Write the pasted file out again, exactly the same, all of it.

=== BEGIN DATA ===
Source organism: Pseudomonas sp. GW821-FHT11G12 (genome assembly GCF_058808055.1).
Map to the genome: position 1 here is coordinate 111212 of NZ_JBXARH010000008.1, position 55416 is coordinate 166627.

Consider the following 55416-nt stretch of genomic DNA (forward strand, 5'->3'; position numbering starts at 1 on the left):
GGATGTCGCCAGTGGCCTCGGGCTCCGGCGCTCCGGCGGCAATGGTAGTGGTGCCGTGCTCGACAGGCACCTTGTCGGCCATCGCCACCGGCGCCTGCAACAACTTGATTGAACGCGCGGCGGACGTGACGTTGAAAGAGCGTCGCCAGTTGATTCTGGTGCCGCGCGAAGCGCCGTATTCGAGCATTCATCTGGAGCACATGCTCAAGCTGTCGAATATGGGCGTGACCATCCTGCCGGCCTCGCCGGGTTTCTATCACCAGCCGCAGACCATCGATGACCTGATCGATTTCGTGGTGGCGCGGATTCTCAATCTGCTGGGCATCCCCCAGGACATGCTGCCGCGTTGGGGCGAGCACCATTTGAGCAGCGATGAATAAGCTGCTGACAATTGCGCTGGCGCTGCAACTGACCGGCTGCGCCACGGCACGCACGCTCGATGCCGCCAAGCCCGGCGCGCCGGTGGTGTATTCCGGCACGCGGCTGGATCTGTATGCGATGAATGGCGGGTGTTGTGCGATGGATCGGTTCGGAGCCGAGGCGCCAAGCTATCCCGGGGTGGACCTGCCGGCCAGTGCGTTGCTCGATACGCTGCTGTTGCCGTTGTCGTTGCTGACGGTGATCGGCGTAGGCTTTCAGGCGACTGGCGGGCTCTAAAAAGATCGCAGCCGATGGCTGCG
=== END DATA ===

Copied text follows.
Source organism: Pseudomonas sp. GW821-FHT11G12 (genome assembly GCF_058808055.1).
Map to the genome: position 1 here is coordinate 111212 of NZ_JBXARH010000008.1, position 55416 is coordinate 166627.

Consider the following 55416-nt stretch of genomic DNA (forward strand, 5'->3'; position numbering starts at 1 on the left):
GGATGTCGCCAGTGGCCTCGGGCTCCGGCGCTCCGGCGGCAATGGTAGTGGTGCCGTGCTCGACAGGCACCTTGTCGGCCATCGCCACCGGCGCCTGCAACAACTTGATTGAACGCGCGGCGGACGTGACGTTGAAAGAGCGTCGCCAGTTGATTCTGGTGCCGCGCGAAGCGCCGTATTCGAGCATTCATCTGGAGCACATGCTCAAGCTGTCGAATATGGGCGTGACCATCCTGCCGGCCTCGCCGGGTTTCTATCACCAGCCGCAGACCATCGATGACCTGATCGATTTCGTGGTGGCGCGGATTCTCAATCTGCTGGGCATCCCCCAGGACATGCTGCCGCGTTGGGGCGAGCACCATTTGAGCAGCGATGAATAAGCTGCTGACAATTGCGCTGGCGCTGCAACTGACCGGCTGCGCCACGGCACGCACGCTCGATGCCGCCAAGCCCGGCGCGCCGGTGGTGTATTCCGGCACGCGGCTGGATCTGTATGCGATGAATGGCGGGTGTTGTGCGATGGATCGGTTCGGAGCCGAGGCGCCAAGCTATCCCGGGGTGGACCTGCCGGCCAGTGCGTTGCTCGATACGCTGCTGTTGCCGTTGTCGTTGCTGACGGTGATCGGCGTAGGCTTTCAGGCGACTGGCGGGCTCTAAAAAGATCGCAGCCGATGGCTGCG